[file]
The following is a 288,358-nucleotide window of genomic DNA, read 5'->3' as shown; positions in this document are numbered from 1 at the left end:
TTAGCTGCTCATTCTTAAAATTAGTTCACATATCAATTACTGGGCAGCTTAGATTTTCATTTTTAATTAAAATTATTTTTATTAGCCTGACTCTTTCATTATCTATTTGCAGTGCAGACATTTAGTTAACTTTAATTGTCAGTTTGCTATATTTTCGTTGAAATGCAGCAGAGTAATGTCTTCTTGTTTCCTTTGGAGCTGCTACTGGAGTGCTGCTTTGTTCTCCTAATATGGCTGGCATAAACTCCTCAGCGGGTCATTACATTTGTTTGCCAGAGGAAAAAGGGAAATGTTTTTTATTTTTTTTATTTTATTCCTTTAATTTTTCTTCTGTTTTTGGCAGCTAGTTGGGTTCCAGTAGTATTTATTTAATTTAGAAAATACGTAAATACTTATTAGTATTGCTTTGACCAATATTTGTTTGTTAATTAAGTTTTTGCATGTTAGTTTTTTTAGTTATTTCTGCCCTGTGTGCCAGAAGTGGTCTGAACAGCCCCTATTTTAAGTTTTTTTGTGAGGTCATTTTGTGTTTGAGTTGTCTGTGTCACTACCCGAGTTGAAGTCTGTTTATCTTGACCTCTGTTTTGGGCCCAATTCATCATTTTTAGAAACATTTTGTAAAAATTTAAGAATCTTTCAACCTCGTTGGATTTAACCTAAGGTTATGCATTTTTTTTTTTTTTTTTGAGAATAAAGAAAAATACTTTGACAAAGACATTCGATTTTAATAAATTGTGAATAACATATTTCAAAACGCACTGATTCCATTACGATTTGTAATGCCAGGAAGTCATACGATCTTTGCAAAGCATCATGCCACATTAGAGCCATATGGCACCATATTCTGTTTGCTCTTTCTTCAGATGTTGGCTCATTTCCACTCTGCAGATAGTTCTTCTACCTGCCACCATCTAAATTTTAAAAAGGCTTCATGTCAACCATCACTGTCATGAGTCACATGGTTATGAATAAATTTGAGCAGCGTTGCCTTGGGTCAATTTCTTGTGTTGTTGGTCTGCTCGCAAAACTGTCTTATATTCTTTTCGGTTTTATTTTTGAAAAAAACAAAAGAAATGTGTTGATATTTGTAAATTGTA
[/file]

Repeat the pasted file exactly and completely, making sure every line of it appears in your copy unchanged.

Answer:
The following is a 288,358-nucleotide window of genomic DNA, read 5'->3' as shown; positions in this document are numbered from 1 at the left end:
TTAGCTGCTCATTCTTAAAATTAGTTCACATATCAATTACTGGGCAGCTTAGATTTTCATTTTTAATTAAAATTATTTTTATTAGCCTGACTCTTTCATTATCTATTTGCAGTGCAGACATTTAGTTAACTTTAATTGTCAGTTTGCTATATTTTCGTTGAAATGCAGCAGAGTAATGTCTTCTTGTTTCCTTTGGAGCTGCTACTGGAGTGCTGCTTTGTTCTCCTAATATGGCTGGCATAAACTCCTCAGCGGGTCATTACATTTGTTTGCCAGAGGAAAAAGGGAAATGTTTTTTATTTTTTTTATTTTATTCCTTTAATTTTTCTTCTGTTTTTGGCAGCTAGTTGGGTTCCAGTAGTATTTATTTAATTTAGAAAATACGTAAATACTTATTAGTATTGCTTTGACCAATATTTGTTTGTTAATTAAGTTTTTGCATGTTAGTTTTTTTAGTTATTTCTGCCCTGTGTGCCAGAAGTGGTCTGAACAGCCCCTATTTTAAGTTTTTTTGTGAGGTCATTTTGTGTTTGAGTTGTCTGTGTCACTACCCGAGTTGAAGTCTGTTTATCTTGACCTCTGTTTTGGGCCCAATTCATCATTTTTAGAAACATTTTGTAAAAATTTAAGAATCTTTCAACCTCGTTGGATTTAACCTAAGGTTATGCATTTTTTTTTTTTTTTTTGAGAATAAAGAAAAATACTTTGACAAAGACATTCGATTTTAATAAATTGTGAATAACATATTTCAAAACGCACTGATTCCATTACGATTTGTAATGCCAGGAAGTCATACGATCTTTGCAAAGCATCATGCCACATTAGAGCCATATGGCACCATATTCTGTTTGCTCTTTCTTCAGATGTTGGCTCATTTCCACTCTGCAGATAGTTCTTCTACCTGCCACCATCTAAATTTTAAAAAGGCTTCATGTCAACCATCACTGTCATGAGTCACATGGTTATGAATAAATTTGAGCAGCGTTGCCTTGGGTCAATTTCTTGTGTTGTTGGTCTGCTCGCAAAACTGTCTTATATTCTTTTCGGTTTTATTTTTGAAAAAAACAAAAGAAATGTGTTGATATTTGTAAATTGTA